The deal had been reported for weeks as exclusive, meaning that only subscribers of the DirecTV satellite service would be able to see the 60 or so out-of-town games each week without resorting to streaming video on MLB.tv. But baseball left the door open Thursday for "incumbents," meaning those already carrying Extra Innings -- the Dish satellite network and cable companies through their In Demand network -- to match the DirecTV offer and continue to carry the package.
That move seems to have come in response to political pressure from Sen. John Kerry, D-Mass., and others. Kerry wrote a letter to the Federal Communications Commission asking it to investigate the reported $700 million, seven-year exclusive MLB-DirecTV deal, saying it would shut many baseball fans out.
Sen Arlen Specter, R-Pa., also made noises about looking into whether the deal constituted an antitrust violation, though he admitted, "I don't think I'll be able to stop it." Baseball has been all or mostly exempt from antitrust laws for nearly a century.
"In keeping with MLB's desire to provide as much MLB programming to as many baseball fans as possible," Thursday's press release read, "MLB and DirecTV have agreed to include a provision that allows MLB Extra Innings to be offered to other incumbents -- In Demand and Dish Network -- at consistent rates and carriage requirements with a deal to be concluded before the baseball season begins. The provision also requires the incumbents to agree to carriage rights to the MLB Channel proportionally equivalent to DIRECTV's commitment."
That innocuous-sounding last sentence contains the sticking point to the deal. DirecTV has agreed to carry the MLB Channel on its basic tier starting in 2009, rather than on a sports tier. DirecTV will pay a lot less for a non-exclusive package if the cable companies and Dish sign up, but they've dug in their heels about not carrying niche sports channels on the basic tier, which is why the NFL has been battling cable companies lately too.
The baseball season begins April 1, so In Demand and Dish have till the end of the month to decide what to do, though it sounds like they've already decided.
"It's not in the best interest of consumers," Kathie Gonzalez, a spokeswoman for Dish owner EchoStar Communications, told the Denver Post. "It's forcing sports to consumers" and is "not consistent with our advocacy for choice, or a la carte networks."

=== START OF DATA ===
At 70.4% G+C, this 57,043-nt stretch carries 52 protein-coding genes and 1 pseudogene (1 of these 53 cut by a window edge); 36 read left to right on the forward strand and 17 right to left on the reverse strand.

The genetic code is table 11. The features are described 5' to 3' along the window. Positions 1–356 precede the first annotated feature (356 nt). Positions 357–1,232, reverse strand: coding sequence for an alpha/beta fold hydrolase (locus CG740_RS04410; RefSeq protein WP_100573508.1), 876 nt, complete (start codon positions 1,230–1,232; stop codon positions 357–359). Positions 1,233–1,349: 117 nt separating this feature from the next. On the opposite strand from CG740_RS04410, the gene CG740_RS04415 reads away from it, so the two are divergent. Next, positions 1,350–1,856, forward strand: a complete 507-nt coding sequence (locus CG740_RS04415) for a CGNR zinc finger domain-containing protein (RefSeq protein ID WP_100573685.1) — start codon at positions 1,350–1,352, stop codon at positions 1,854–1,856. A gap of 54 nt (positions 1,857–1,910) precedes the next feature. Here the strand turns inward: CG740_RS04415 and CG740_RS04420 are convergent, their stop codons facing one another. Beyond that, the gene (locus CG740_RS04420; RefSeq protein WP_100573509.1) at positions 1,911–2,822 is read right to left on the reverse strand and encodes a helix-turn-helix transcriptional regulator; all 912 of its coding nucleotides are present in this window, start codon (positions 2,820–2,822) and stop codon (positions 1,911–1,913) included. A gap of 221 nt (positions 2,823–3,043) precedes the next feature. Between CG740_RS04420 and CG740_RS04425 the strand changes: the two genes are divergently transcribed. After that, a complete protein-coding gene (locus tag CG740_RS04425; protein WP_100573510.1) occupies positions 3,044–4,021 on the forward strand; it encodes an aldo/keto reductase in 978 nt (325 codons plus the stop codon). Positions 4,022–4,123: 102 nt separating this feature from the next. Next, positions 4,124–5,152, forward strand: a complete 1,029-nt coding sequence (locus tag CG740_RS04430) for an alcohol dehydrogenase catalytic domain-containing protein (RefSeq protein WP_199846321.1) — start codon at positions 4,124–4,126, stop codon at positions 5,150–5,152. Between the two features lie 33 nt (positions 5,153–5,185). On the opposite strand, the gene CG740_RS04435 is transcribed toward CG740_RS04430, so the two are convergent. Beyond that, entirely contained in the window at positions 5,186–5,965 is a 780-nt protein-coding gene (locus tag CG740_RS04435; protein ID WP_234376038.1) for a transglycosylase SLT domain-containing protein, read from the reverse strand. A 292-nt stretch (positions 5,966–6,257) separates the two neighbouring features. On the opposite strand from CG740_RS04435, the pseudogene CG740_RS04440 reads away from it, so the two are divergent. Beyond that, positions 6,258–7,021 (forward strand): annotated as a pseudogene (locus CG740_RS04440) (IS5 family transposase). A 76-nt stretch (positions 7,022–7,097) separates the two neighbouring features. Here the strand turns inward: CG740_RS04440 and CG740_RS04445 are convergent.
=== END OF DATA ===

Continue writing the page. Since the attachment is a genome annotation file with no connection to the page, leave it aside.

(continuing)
Robert Jacobson, CEO of In Demand, blasted the deal in a statement.
"Major League Baseball has chosen to cut a de facto exclusive deal," he said, "including conditions for carriage that MLB and DirecTV designed to be impossible for cable and Dish to meet."
Actually, what baseball has done, if you'll indulge a mixed sporting metaphor, is hit a brilliant volley, putting the ball squarely in the court of In Demand and Dish. In the space of one paragraph, MLB has turned them from victims to villains if they don't go along.
Until Thursday, opponents of the deal -- including this column but especially the cable companies and Dish -- had been whining that MLB was the bad guy, denying hardworking, puppy-loving baseball fans their precious out-of-town games in the venal pursuit of a few bucks.
So now baseball says, "OK, In Demand and Dish, if you're going to crusade for the inalienable right of baseball fans to be able to see their national game as much as they ever have, match DirecTV's offer and you'll get your wish."
And all of a sudden it's not about the inalienable rights of baseball fans anymore, is it? It's about the cable companies and the Dish Network not liking the terms of the deal. Who's keeping baseball fans who can't or don't want to sign up for DirecTV from getting Extra Innings now?
It's one thing for Major League Baseball to make a less-than-optimal deal to ensure that all baseball fans have access to Extra Innings, In Demand and the Dish Network seem to be saying. It's quite another for us to do so.
Well played, MLB. Now, instead of shutting fans out for the few extra million dollars of an exclusive deal, baseball is simply saying, "Here's the best offer so far. Match it and you can come on board."
Why should baseball accept less? To protect the profits of the cable companies and the Dish Network? Looks like there are some new villains in town. They have three weeks to make their move.
- - - - - - - - - - - -
Ironically, they're called stickers [PERMALINK]
Nevada guard Kyle Shiloh will likely miss Friday's WAC tournament semifinal against Utah State and may be out for the rest of the postseason after pulling his hamstring in a win over Idaho Thursday. Nevada is a lock for the NCAA Tournament.
Shiloh was injured in the second half when he slipped on a WAC logo sticker on the floor of the Pan American Center in Las Cruces, N.M.
"Let that be a national statement for those stupid stickers they put on the court," Nevada coach Mark Fox said. "He's probably done for the year. Let that be a statement that if you put those stickers on the floor, you put kids at risk."
It has always amazed me how seldom all those stickers, for conferences and sponsors, come into play, not just as a hazard, but as a variation in the surface of the floor.
But if you're looking for some reform to come out of this mishap, good luck. Advertising stickers on the hardwood will be around when college basketball is being played by androids.
Previous column: Curt Schilling's new blog
- - - - - - - - - - - -